16 August 2008

Stalking Summer

Sometimes I feel like I'm stalking summer, never quite catching up. Only realizing the season's here when it screams it's heat at me, arriving at the market each week to find cherries slipping out of season, followed by apricots, okra, and even precious summer corn has its days numbered. It seems each week some produce bears the sign "last chance for the season," why didn't anyone tell me? Only when the shadows get a little longer, the sunsets a little earlier, do I realize summer won't last forever.

I like to go for walks on weeknights after dinner, Capitol Hill has small front yards but its residents do a lot with them. You can tell a lot about someone by their garden: tight perfectly mounded boxwoods, loosely flowing grasses, the people who grow tomatoes on the sidewalk by the curb. On summer nights, with the windows open, you can hear the soft clatter of forks against plates, the clink of glasses, the laughter of children as they splash in the bath. When it gets cold the windows will be shut and the light darker and my walks will be different.

But I'm getting ahead of myself because summer's not over yet, and I'm sure August will throw a few blazing days our way so we don't forget it. The little yellow squash I keep buying in the market remind me of my mother- I always preferred zucchini, while my mother, being Southern, loves yellow squash. These tiny squash are gorgeous, they're firm and don't have the flaccid quality that I dislike in some yellow squash, and I've been eating them chopped and sauteed, thinly sliced raw, and roasted whole. I spotted a recipe, by the immitable Dan Barber, for whole baby squash battered and fried with a sesame seed coating. One night I decided to treat my squash the same, working from memory and improvisation. They were wonderful, like a sesame-crunched squash french fry, but lighter and crunchier and delicious. A little chance to catch up with summer.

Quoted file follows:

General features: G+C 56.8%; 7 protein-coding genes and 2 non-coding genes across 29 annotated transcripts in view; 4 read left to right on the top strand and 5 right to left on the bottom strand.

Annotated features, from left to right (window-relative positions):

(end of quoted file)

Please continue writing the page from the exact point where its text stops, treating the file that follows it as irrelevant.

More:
Sesame-Fried Yellow Squash
For an even more indulgent version, try wrapping the squash in bacon before dredging and frying it. The smallest squash are the best as they cook through quickly. Inspired by Dan Barber/Gourmet.

baby yellow squash or zucchini
1/2 cup flour with a pinch of salt and red pepper added
1 egg, beaten
1 cup sesame seeds
oil for frying

1. Place about 3 inches of oil in a deep pot and bring to 350F for frying. Meanwhile, place flour, egg, and sesame seeds in 3 shallow bowls.
2. Dredge squash in flour (shaking off excess), then in egg, then in sesame seeds to coat. Fry squash in batches until golden an crisp about 4 minutes. Drain on paper towels, serve immediately.


Anonymous said...

I thought when I saw that first shot, then skimmed down to the word "apricot" and others, that I was seeing a picture of two-toned mold! (I think you should either put your recipe right below that first shot, or show the veggies first, then the cooked...

Just a friendly suggestion.

Sara said...

Oh my goodness, this looks ridiculously delicious. I have to try this before those gorgeous yellow summer squash go out of season.

I share your sentiments about stalking summer too. I'm constantly working on living in the now and not being anxious about the approaching end of summer or anything. :-)

Rita said...

I saw this recipe on Gourmet and was wondering if it could be done in a vegetarian way. It looks like you solved the quest!
They look great.

Y said...

A beautiful way to celebrate Summer. Do you serve these with some sort of special dipping sauce?

lubnakarim06 said...

Awesome blog and yummy recipes. First time here. I love your blog.

Anna (Morsels and Musings) said...

i really understand what you mean about stalking summer, only i seem to do it with every season. it takes me a while to get into the new temperature and get excited about the ingredients. whenever i do the season is over and the produce is gone!

it makes it even harder when most bloggers are in the opposite hemisphere to me: i crave granita in winter and hearty stews in summer.

Laura Paterson said...

This looks beautiful - I have never seen these babies around about here though!

One of the things I love and hate about food blogging is that it makes me realise how much more there is out there!!